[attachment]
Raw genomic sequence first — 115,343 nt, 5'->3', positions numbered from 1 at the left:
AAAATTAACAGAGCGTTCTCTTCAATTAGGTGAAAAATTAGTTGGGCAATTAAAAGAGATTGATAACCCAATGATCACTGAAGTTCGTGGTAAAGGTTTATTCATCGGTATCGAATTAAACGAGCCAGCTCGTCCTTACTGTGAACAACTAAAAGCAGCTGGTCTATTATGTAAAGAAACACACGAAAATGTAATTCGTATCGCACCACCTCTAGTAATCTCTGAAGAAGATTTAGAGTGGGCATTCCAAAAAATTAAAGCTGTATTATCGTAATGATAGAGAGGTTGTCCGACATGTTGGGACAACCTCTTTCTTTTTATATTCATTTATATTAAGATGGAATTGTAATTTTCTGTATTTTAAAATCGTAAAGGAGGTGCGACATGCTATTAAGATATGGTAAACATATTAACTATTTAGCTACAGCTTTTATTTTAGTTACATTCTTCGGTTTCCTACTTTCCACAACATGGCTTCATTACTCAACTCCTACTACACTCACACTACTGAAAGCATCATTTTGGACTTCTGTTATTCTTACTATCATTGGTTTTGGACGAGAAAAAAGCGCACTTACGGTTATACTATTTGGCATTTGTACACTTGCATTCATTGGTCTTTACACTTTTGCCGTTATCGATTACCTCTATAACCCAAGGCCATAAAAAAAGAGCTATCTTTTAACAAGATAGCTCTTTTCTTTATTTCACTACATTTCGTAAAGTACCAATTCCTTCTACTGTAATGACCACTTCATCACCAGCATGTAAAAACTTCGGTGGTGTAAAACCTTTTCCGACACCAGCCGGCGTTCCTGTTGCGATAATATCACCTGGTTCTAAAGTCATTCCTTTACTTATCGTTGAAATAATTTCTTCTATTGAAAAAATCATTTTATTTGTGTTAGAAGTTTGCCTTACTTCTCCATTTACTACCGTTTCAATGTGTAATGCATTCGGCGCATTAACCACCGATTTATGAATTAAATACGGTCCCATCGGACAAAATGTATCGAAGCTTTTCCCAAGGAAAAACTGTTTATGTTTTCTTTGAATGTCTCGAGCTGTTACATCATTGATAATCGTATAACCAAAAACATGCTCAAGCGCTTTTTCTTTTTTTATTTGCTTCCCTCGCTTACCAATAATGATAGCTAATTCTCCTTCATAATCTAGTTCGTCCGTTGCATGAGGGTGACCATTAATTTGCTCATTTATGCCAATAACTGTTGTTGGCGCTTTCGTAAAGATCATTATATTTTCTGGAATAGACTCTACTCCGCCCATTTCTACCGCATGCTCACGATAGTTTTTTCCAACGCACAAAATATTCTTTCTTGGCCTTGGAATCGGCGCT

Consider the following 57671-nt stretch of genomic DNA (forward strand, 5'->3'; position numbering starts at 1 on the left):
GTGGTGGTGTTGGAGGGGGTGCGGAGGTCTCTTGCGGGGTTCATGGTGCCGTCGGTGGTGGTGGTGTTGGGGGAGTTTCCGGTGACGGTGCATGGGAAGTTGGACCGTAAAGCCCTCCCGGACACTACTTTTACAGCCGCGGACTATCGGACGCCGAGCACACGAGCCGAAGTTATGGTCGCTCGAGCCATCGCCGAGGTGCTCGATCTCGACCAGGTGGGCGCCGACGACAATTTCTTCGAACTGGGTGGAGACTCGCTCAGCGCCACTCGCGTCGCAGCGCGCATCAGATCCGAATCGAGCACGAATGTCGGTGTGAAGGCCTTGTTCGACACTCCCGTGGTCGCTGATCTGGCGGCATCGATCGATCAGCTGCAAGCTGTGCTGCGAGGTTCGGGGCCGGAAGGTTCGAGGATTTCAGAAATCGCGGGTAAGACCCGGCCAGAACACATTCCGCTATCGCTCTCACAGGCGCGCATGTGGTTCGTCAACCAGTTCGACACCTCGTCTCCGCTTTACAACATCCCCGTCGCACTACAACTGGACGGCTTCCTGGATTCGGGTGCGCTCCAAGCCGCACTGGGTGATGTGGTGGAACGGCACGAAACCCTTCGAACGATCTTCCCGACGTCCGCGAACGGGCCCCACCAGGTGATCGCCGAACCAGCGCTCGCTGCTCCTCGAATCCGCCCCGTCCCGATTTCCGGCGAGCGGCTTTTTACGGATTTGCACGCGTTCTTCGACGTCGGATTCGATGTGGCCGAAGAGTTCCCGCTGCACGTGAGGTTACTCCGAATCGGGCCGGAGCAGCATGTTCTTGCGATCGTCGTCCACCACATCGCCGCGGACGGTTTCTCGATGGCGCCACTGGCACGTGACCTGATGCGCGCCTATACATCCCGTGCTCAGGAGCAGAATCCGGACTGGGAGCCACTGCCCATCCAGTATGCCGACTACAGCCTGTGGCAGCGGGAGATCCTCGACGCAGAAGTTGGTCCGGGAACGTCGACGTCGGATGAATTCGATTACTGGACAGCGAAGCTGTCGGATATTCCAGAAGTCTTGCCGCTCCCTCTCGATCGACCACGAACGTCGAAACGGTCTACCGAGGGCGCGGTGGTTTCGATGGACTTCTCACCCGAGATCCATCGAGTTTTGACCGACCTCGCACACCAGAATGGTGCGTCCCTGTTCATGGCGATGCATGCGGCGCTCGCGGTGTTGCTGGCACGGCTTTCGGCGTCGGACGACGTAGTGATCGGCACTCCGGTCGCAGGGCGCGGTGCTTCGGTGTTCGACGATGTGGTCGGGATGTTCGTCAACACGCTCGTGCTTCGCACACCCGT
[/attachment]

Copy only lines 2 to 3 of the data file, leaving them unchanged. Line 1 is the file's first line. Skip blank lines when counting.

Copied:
AAAATTAACAGAGCGTTCTCTTCAATTAGGTGAAAAATTAGTTGGGCAATTAAAAGAGATTGATAACCCAATGATCACTGAAGTTCGTGGTAAAGGTTTATTCATCGGTATCGAATTAAACGAGCCAGCTCGTCCTTACTGTGAACAACTAAAAGCAGCTGGTCTATTATGTAAAGAAACACACGAAAATGTAATTCGTATCGCACCACCTCTAGTAATCTCTGAAGAAGATTTAGAGTGGGCATTCCAAAAAATTAAAGCTGTATTATCGTAATGATAGAGAGGTTGTCCGACATGTTGGGACAACCTCTTTCTTTTTATATTCATTTATATTAAGATGGAATTGTAATTTTCTGTATTTTAAAATCGTAAAGGAGGTGCGACATGCTATTAAGATATGGTAAACATATTAACTATTTAGCTACAGCTTTTATTTTAGTTACATTCTTCGGTTTCCTACTTTCCACAACATGGCTTCATTACTCAACTCCTACTACACTCACACTACTGAAAGCATCATTTTGGACTTCTGTTATTCTTACTATCATTGGTTTTGGACGAGAAAAAAGCGCACTTACGGTTATACTATTTGGCATTTGTACACTTGCATTCATTGGTCTTTACACTTTTGCCGTTATCGATTACCTCTATAACCCAAGGCCATAAAAAAAGAGCTATCTTTTAACAAGATAGCTCTTTTCTTTATTTCACTACATTTCGTAAAGTACCAATTCCTTCTACTGTAATGACCACTTCATCACCAGCATGTAAAAACTTCGGTGGTGTAAAACCTTTTCCGACACCAGCCGGCGTTCCTGTTGCGATAATATCACCTGGTTCTAAAGTCATTCCTTTACTTATCGTTGAAATAATTTCTTCTATTGAAAAAATCATTTTATTTGTGTTAGAAGTTTGCCTTACTTCTCCATTTACTACCGTTTCAATGTGTAATGCATTCGGCGCATTAACCACCGATTTATGAATTAAATACGGTCCCATCGGACAAAATGTATCGAAGCTTTTCCCAAGGAAAAACTGTTTATGTTTTCTTTGAATGTCTCGAGCTGTTACATCATTGATAATCGTATAACCAAAAACATGCTCAAGCGCTTTTTCTTTTTTTATTTGCTTCCCTCGCTTACCAATAATGATAGCTAATTCTCCTTCATAATCTAGTTCGTCCGTTGCATGAGGGTGACCATTAATTTGCTCATTTATGCCAATAACTGTTGTTGGCGCTTTCGTAAAGATCATTATATTTTCTGGAATAGACTCTACTCCGCCCATTTCTACCGCATGCTCACGATAGTTTTTTCCAACGCACAAAATATTCTTTCTTGGCCTTGGAATCGGCGCT

Consider the following 57671-nt stretch of genomic DNA (forward strand, 5'->3'; position numbering starts at 1 on the left):